Don’t run, don’t run! I’m not going to talk about religion! I’m going to talk about that whole planning thing I mentioned. Remember that list that I posted, of things to do in order to achieve that level of great success that others will note? Here’s how it looks now:
Get plot points vetted.
- Generate dramatis personae document.
- Work out rules of languages & magic.
- Write the damn thing (target word count:125k)
- Find a publisher.
After some tweaks here and there, all five people with whom I shared my plot points have said, “I’d read this” in one form or another. This means that the project (and that’s what I’m going to call it, at least for now – “The Project”) now has a definite course plotted, and I can set that bit of planning aside. This sort of thing happens when major endeavors are being planned in other forms of media, like television shows. Reference documents like that one are called ‘bibles’.
So my plot points shall hereafter be called the ‘story bible’.
Moving on, next we have the ‘character bible’. What’s in a character bible, you ask? I’m glad you did.
Everybody comes from somewhere. Parentage, homeland, education – all of these are contributing factors to who the character is when the audience is first introduced to them. Establishing origins before the story begins helps put everybody in a particular place along the plot’s path, like pieces on a chessboard. Though I doubt most characters will move in a completely straight line – that’d be kinda boring.
The aspects of a character’s personality encompass both good and bad things. A protagonist might be courageous or clever but will also have parts of themselves that they are unaware of, know they must overcome or might not even see as flaws – arrogant people don’t often admit to having failings, after all. Likewise, a villain who is nothing but malevolence and savagery is just boring. Unless his minions are all abysmally stupid or no more intelligent than a vicious dog, they’ll need to have some way of either concealing their villainy or downplaying it with charm or dispassion. This, like a character’s origin, should be established ahead of time.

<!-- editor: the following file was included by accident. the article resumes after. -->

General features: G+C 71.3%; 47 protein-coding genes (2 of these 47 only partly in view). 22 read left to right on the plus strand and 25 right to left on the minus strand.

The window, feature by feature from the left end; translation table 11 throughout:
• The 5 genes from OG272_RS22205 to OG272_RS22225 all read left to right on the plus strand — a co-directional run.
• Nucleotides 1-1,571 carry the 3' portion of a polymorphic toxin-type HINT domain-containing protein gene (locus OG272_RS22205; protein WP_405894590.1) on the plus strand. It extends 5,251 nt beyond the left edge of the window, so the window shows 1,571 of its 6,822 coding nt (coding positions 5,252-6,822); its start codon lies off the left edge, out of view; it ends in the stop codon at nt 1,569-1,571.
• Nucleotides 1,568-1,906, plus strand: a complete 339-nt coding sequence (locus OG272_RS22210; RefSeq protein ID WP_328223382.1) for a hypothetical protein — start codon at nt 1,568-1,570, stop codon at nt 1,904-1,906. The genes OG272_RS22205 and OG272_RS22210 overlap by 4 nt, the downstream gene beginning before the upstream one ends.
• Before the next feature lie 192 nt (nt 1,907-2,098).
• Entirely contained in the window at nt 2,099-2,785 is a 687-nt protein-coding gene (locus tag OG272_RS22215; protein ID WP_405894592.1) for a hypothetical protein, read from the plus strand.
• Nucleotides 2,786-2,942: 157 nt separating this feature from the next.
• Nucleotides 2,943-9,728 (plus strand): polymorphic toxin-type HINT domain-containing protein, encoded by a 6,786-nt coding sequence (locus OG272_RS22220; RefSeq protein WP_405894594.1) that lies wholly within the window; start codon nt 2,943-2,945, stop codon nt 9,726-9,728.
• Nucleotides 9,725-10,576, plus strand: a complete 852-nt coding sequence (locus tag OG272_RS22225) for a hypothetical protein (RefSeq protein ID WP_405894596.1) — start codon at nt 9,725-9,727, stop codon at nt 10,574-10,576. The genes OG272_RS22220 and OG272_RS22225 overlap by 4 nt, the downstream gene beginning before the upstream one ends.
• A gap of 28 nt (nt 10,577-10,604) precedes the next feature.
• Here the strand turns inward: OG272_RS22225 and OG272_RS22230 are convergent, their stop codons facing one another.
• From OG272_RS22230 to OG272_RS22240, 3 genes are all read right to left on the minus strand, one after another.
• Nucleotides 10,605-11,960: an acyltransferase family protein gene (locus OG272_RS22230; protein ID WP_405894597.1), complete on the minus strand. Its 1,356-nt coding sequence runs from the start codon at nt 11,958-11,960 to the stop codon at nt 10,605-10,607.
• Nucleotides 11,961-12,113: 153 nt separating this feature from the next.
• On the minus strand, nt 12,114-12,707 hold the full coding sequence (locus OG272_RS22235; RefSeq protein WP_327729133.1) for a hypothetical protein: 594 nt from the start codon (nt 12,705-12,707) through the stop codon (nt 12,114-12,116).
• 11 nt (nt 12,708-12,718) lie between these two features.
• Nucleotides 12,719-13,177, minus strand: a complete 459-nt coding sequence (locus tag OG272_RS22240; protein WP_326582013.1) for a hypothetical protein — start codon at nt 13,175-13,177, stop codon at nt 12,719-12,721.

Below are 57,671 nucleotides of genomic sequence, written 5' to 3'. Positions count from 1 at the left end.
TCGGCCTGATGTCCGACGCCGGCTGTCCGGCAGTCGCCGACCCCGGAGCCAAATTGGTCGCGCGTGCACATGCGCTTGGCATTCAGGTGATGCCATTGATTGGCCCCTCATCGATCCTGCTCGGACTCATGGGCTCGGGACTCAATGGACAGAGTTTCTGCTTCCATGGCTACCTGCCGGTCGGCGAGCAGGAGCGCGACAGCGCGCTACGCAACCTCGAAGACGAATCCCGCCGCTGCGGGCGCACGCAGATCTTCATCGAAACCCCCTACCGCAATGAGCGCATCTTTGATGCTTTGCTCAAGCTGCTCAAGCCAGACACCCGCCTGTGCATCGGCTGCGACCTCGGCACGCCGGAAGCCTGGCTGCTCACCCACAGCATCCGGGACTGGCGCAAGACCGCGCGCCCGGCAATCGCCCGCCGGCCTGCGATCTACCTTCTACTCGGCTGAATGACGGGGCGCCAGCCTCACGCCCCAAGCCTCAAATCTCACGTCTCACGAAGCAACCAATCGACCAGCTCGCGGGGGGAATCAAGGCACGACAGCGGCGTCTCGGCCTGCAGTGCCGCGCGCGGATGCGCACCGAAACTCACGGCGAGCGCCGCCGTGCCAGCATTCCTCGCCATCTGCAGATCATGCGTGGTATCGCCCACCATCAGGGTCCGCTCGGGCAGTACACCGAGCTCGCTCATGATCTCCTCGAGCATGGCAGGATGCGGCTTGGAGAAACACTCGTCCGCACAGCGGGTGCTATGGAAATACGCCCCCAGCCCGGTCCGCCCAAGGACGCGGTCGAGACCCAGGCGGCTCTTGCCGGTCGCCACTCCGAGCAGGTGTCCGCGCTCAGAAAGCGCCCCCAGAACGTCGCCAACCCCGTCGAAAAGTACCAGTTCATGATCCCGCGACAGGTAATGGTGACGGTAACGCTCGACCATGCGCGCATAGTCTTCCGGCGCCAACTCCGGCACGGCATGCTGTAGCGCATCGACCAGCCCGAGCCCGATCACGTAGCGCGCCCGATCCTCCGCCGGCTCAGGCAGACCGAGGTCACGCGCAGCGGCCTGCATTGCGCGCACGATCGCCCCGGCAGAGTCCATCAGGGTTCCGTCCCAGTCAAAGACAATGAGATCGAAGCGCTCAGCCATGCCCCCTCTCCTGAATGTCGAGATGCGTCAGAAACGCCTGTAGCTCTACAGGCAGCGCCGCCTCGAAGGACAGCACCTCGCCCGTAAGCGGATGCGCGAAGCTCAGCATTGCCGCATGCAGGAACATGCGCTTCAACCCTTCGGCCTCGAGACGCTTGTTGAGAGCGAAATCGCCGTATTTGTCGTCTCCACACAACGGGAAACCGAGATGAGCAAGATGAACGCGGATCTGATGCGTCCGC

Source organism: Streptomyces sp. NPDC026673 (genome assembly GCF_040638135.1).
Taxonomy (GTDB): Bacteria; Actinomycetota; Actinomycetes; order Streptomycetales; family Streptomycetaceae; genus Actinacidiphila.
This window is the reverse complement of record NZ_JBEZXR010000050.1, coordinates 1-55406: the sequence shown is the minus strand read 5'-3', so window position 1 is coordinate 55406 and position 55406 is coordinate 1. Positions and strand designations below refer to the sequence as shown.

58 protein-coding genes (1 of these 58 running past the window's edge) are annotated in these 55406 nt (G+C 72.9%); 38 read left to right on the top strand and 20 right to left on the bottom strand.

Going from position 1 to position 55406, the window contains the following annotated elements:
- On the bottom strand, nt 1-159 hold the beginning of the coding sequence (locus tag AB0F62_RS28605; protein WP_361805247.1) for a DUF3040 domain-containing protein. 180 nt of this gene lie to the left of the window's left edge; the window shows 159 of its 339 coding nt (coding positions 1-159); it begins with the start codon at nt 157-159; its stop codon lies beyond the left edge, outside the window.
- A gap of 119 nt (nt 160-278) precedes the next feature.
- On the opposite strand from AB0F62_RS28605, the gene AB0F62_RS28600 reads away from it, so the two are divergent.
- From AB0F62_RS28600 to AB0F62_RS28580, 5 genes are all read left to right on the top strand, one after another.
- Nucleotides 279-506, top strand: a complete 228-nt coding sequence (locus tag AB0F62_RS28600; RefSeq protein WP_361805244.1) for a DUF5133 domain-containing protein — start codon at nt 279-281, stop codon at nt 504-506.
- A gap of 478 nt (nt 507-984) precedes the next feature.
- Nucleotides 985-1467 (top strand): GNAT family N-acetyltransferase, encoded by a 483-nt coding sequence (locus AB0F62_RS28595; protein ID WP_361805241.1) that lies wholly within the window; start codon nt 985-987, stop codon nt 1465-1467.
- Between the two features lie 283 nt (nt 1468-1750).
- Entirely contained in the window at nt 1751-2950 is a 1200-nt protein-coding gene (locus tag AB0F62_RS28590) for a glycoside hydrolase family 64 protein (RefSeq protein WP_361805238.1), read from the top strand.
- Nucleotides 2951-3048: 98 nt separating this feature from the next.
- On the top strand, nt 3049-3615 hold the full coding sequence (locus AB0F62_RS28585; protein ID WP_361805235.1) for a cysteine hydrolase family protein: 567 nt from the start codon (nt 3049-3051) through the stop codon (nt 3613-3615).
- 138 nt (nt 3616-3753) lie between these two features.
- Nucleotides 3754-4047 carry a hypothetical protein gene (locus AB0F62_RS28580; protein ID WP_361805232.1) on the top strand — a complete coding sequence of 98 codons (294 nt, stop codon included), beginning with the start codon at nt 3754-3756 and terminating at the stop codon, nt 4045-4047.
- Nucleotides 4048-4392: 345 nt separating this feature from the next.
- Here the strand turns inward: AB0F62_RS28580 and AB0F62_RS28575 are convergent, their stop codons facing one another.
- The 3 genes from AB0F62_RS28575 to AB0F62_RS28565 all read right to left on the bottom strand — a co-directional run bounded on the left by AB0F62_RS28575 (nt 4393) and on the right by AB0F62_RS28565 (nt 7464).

We all want something. Some people want to rule the world (not everybody, Tears for Fears. Seriously.), some want to build a better mousetrap and some just want to get laid. If you clearly define a character’s goal before the story begins, it will be easier to keep them on track during the course of the plot. The better the definition of a character’s goals, the better your chances of having that character’s behavior remain consistent throughout, unless you plan to have them change goals. If that’s the case, make sure the change makes sense. Don’t just drop a hat and have it happen. Even if you are dealing with the fantasy genre, as I am, “A wizard did it” can really only get you so far.
If being around my wife while she plays the Sims has taught me anything, other than her delight at the various affairs of her simulated plaything, it’s that everybody is afraid of something. The fears that should get jotted down in the character bible should be large things, like losing one’s home, the death of a loved one or the ruining of a relationship or career, rather than flubbing a homework assignment or burning the roast. Sometimes these fears will be unrealized in the course of the story, and sometimes these will be major plot points. Which brings me to my final point…
In conjunction with the story bible, ask yourself how the character is going to change over the course of the story. What goals, if any, will they realize? What fears of theirs will come true? When change comes, will they have new goals, new fears? Will there be any change in their personality? Like the story itself, it may behoove you to plot the course of the character’s own journey.
Of course this is all just part of the procedure I’m attempting to make sure I remain motivated and get this right. Sometimes you might have no plan at all when you sit down to right, just letting the story grow organically out of the fertile grounds of your imagination. That’s okay, too. It just seems to me that the bigger the scope of your project, the more planning should be done before hand. Sort of a ‘measure twice, cut once’ thing. And this project that I’m brewing up? It’s going to be huge.